Tune in today to Triple M in Melbourne, Sydney, Adelaide and Brisbane and you’ll hear nothing but music. It’s Triple M’s ‘NO Talk Day’, encouraging men and women to open up about their mental health to loved ones.
The initiative highlights the fact that we, as Australians, aren’t very good at talking about our mental health. This is especially true for men, who are notoriously far less likely than women to seek help.
Why? Because of the long-standing social stigma, stereotyping and ‘invisibleness’ of mental health conditions.
Triple M’s campaign is addressing the matter by not talking about it.
Sound a little contradictory? We thought so too.
A few questions for you, Triple M:
- Isn’t the real issue here that mental health isn’t discussed enough?
- If so, why are we greeting the issue with more silence?
- Shouldn’t we instead be dedicating more time to talking about it publicly, not less?
While we’re all for fighting against the stigma of mental health, we believe it should be done with public conversation – not radio silence.
So today, we’re filling the silence by shining a light on some of the most alarming mental health statistics to come out of Australia in recent times.
Beyond Blue tells us that 65,000 Australians will attempt to take their own lives this year alone. Of the eight people who die each day, six will be men (ABS, 2017).
In fact, the number of men who die by suicide in Australia is nearly three times the number who die in road accidents (BITRE, 2016). Yet we still see far more resources poured into road safety in Australia than we do mental illness (although the landscape is admittedly changing).
Young people are also highly susceptible to mental health conditions, with over 75 percent of mental illnesses occurring before the age of 25, and one in seven youths aged four to 17 experiencing a form of mental illness (Kessler, 2005).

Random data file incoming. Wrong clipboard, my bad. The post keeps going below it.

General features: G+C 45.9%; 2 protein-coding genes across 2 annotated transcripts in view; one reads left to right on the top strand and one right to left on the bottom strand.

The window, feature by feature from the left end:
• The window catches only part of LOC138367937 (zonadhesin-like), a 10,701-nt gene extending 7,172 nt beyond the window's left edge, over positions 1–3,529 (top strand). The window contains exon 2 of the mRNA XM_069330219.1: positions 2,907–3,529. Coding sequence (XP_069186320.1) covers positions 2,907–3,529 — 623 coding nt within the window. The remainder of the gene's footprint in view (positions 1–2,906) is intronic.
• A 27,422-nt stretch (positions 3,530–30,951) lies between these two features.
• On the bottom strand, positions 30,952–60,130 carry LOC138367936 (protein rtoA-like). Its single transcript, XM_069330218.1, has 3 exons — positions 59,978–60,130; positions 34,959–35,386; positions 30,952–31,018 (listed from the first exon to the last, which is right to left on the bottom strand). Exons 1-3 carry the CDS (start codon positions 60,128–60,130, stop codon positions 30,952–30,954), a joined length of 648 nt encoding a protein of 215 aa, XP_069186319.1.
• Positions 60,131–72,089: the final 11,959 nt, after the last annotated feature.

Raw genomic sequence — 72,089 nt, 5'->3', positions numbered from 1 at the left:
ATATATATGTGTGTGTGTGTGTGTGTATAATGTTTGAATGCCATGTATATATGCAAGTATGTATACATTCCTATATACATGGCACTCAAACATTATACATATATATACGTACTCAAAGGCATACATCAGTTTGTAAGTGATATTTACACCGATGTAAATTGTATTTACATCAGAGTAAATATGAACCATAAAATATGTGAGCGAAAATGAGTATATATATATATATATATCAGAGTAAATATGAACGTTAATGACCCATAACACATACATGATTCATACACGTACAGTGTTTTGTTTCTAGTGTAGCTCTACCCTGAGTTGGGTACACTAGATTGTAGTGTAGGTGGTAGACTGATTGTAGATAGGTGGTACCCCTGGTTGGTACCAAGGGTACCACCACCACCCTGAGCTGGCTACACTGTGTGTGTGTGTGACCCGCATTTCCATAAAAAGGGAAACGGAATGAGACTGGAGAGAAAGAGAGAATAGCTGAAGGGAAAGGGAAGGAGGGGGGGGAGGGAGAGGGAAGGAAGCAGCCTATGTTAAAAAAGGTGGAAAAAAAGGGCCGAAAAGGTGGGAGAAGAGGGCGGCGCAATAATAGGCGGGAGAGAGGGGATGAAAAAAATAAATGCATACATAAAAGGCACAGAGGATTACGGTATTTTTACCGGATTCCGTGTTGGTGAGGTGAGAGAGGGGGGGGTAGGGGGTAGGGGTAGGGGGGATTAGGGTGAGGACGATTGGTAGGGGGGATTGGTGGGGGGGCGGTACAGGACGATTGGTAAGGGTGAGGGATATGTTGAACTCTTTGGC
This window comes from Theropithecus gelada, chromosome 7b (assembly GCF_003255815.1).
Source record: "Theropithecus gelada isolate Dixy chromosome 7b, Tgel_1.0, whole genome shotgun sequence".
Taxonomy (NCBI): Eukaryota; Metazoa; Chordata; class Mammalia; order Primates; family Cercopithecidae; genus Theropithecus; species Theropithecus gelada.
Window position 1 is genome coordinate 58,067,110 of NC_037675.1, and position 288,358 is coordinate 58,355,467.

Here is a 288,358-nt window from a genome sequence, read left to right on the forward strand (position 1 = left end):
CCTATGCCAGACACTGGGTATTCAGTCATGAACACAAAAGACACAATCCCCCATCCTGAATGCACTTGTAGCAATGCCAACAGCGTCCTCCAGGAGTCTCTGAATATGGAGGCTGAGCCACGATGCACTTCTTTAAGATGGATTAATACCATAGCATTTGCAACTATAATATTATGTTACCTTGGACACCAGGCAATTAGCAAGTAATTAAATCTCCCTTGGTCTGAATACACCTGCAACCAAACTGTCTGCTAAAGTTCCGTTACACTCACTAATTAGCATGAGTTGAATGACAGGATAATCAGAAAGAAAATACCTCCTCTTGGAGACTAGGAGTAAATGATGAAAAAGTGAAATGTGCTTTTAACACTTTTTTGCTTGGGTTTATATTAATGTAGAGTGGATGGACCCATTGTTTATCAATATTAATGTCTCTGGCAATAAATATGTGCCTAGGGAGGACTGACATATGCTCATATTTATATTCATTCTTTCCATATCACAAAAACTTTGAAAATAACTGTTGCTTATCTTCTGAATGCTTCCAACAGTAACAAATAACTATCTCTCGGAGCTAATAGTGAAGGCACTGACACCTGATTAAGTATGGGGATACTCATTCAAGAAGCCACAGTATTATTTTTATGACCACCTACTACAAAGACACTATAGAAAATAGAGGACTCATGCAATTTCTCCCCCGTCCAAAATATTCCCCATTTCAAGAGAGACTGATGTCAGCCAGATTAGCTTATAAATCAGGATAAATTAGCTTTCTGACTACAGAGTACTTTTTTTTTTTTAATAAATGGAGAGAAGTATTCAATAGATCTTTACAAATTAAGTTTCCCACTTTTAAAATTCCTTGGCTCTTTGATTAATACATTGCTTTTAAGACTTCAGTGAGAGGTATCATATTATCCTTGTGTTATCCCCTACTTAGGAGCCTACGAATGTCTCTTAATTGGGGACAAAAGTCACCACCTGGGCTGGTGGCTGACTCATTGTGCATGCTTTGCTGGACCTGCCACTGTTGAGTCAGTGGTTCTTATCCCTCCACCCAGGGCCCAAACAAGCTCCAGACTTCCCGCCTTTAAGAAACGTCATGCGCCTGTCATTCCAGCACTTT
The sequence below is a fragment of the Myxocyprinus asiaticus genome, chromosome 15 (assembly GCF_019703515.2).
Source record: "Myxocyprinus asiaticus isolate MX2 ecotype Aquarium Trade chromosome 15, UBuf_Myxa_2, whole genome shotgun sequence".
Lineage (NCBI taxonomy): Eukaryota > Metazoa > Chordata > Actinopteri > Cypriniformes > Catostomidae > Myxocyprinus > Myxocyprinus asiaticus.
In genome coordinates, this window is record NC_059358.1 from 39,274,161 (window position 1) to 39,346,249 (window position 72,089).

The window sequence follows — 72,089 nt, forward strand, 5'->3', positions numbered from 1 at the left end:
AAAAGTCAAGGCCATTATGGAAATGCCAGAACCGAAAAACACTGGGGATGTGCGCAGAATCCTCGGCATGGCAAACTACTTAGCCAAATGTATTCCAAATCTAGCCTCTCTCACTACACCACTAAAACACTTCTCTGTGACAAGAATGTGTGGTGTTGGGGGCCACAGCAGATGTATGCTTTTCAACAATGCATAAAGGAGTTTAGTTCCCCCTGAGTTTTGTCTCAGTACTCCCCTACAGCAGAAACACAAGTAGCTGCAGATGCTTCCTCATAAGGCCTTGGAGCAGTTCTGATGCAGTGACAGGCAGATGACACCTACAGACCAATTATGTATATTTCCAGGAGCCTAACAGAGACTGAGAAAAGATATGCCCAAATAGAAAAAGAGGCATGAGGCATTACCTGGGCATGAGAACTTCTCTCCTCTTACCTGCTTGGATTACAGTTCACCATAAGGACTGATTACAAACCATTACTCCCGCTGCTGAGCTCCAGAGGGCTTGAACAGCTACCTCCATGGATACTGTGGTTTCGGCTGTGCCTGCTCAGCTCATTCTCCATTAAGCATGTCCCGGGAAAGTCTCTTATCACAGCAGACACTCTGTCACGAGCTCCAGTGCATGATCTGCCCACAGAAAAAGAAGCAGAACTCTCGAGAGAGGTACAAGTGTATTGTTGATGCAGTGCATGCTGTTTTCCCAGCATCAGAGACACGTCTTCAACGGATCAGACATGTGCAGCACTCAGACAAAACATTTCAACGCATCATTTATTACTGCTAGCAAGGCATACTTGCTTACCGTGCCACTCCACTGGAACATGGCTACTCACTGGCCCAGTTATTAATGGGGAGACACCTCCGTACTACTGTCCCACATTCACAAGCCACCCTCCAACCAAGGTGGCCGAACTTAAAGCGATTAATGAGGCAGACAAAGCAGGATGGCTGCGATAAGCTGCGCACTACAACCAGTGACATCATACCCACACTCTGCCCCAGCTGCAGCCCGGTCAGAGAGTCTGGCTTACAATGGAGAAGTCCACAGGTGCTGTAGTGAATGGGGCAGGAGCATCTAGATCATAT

The prevalence of mental health conditions in carers is higher again. Because carers spend much of their time looking after someone else, they quite often fail to address their own physical and mental wellbeing.
We live in a privileged country. And while our quality of life is arguably the best it’s ever been, our mental health is not.
Little Dreamers champions the organisations who are making major waves in the mental health sector in Australia and overseas. Their work is an invaluable asset to our community and to millions of lives.
Although we’re acknowledging mental illness more than ever before, there’s far more that public platforms such as Triple M can and should be doing.
For one, let’s talk about it. Let’s give voice to the many experts and the many individuals with personal experiences of mental illness. Let’s demonstrate how to start a discussion. Let’s teach more people where to seek help. Let’s play more of a part in eliminating stigma and stereotypes associated with mental illness by talking it through and normalising the topic.
This is something that silence will never do.
But then again, maybe Triple M’s ‘NO Talk’ agenda is working.
We know exactly what we’ll be doing today: talking about it.